In my last post I talked about angularizing a jQuery template for a new website I am developing.
Let's remember my problem. The template I have chosen has a jQuery function that starts it's events with <span class="lang:default decode:true crayon-inline">$(document).ready(...)</span> . When the homepage (that consists only of the header buttons of the page!) starts, angular is loaded. at this point, before ngRoute decides what to do, the “ready” jQuery event is fired; when the partial.html is finally loaded (for example, the about.html page) no jQuery is fired.
- change the jQuery function in <span class="lang:js decode:true crayon-inline">$(document).ajaxComplete(...) </span> . This way, everytime you get an ajax call, the code is re-executed. But... how can jQuery understand if an ajax call has been executed? expecially if it is not fired by jQuery?
- in every controller of every page (I only have 3 fortunately), I do a “fake” ajax call that calls an empty file that I have on my server: something like <span class="lang:js decode:true crayon-inline">jQuery.ajax( ‘fakeFile.tmp' )</span>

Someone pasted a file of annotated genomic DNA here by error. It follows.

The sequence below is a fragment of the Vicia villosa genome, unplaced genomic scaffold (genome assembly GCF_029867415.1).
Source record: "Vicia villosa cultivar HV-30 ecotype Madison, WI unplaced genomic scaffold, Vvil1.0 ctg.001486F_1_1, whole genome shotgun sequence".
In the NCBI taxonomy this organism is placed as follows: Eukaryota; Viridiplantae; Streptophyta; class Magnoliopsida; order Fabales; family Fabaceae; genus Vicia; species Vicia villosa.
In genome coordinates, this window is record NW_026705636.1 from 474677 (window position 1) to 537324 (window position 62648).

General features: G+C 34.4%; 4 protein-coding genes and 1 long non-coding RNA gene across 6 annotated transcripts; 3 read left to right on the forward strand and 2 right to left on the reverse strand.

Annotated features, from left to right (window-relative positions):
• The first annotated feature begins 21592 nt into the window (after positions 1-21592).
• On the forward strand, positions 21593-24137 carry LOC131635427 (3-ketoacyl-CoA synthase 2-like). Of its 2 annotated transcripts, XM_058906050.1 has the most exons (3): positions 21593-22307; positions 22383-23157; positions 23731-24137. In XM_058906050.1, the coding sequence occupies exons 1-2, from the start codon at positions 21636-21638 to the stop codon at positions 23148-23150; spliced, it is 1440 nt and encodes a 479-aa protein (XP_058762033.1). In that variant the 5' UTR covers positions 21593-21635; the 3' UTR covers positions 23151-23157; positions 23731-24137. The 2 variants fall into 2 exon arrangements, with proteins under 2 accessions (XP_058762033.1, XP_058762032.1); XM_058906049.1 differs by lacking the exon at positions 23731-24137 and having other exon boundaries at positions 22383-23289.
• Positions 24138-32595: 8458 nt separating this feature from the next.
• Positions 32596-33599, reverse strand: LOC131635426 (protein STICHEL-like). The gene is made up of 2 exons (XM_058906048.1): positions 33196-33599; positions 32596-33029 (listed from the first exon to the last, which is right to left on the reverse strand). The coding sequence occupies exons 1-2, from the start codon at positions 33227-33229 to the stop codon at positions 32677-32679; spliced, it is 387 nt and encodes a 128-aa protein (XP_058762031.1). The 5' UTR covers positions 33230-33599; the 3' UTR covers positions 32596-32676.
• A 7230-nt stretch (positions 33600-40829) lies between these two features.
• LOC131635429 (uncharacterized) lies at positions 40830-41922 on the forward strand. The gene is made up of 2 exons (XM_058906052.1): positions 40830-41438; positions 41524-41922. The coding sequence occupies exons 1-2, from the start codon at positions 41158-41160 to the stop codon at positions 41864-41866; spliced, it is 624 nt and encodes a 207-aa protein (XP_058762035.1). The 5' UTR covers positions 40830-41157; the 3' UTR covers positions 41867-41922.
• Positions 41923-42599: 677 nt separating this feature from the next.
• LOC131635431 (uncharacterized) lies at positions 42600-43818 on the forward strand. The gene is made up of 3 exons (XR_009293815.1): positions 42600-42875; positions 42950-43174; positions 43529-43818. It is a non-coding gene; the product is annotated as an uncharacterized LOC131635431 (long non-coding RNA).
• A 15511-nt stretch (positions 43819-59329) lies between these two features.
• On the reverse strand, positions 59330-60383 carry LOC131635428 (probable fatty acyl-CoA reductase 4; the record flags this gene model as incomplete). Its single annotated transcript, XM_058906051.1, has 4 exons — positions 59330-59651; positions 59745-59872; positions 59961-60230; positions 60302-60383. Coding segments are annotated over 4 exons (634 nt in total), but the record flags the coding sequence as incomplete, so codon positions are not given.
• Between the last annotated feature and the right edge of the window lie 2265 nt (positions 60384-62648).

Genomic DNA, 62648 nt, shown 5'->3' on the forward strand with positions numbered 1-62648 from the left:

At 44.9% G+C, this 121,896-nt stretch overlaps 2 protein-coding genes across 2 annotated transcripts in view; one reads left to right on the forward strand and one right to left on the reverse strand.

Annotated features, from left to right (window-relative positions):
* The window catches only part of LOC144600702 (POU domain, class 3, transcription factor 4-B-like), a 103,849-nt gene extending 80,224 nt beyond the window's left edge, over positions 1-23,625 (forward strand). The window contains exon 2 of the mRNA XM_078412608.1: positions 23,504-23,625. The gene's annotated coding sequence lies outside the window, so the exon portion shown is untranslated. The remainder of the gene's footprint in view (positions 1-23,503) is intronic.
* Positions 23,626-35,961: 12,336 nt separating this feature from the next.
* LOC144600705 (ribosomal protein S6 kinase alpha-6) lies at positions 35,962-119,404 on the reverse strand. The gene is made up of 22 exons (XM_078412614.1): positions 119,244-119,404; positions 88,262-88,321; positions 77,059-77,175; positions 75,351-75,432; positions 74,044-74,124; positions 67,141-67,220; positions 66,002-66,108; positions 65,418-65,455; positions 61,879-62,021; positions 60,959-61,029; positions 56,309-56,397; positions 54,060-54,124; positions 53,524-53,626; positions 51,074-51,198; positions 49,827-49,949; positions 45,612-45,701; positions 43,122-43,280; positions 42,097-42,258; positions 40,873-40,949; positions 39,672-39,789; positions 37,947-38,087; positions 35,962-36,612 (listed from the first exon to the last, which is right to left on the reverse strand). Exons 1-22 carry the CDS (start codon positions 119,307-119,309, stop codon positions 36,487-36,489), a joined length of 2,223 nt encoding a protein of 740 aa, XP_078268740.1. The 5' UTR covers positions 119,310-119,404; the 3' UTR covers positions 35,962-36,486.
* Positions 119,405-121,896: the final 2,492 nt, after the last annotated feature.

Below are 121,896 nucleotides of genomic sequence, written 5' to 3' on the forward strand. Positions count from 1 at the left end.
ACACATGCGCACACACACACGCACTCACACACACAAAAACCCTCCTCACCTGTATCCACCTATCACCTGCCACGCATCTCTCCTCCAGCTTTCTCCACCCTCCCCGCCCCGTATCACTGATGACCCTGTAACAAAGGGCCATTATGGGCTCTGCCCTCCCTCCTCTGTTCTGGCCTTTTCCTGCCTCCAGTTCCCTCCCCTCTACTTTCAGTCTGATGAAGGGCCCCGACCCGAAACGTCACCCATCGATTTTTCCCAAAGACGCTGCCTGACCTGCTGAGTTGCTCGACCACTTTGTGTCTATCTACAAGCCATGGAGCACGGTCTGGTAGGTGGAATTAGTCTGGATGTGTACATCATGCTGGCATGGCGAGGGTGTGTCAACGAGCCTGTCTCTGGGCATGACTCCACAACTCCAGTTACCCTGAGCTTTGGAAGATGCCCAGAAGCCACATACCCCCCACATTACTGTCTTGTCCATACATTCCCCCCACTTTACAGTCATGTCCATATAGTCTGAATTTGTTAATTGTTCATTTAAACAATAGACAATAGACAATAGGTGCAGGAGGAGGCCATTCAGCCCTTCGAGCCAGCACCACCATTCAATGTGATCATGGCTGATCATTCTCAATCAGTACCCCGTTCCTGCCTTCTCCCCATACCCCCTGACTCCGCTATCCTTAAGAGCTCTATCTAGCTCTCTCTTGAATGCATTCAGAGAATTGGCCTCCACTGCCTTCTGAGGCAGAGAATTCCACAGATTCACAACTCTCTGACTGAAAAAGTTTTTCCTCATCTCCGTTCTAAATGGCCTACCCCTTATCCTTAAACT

This way jQuery could understand to re-execute the code inside the ‘ajaxComplete' event. And this could be done inside AngularJs.
Is this the right way to do this?
Well, no. Usually if you start with angular, you should stick with Angular. If you start with jQuery, stick with it. But in this case I had to develop a website starting from a well-done _jQuery_ed template. And I wanted to use some cool features that I can easily implement in Angular - translation, routing of pages, import of html fragments. So, in this particular case I feel proud of my solution: little study of the situation gave me the best effect with little code.
What options were you exploring?
In my last post I was suggesting to myself to use requireJs to lazy load the dependencies every time we change page. Unfortunately this is not the right approach. At the end I did not do this.
In the meantime, I asked some friends about my problem and they suggested me to NOT use requireJs; since I am using angular, a better idea might be to use ocLazyLoad. The advantage is that it can be completely integrated in an Angular App at whatever level you like — in the router, in the controller, etc etc. However I don't need this too 😉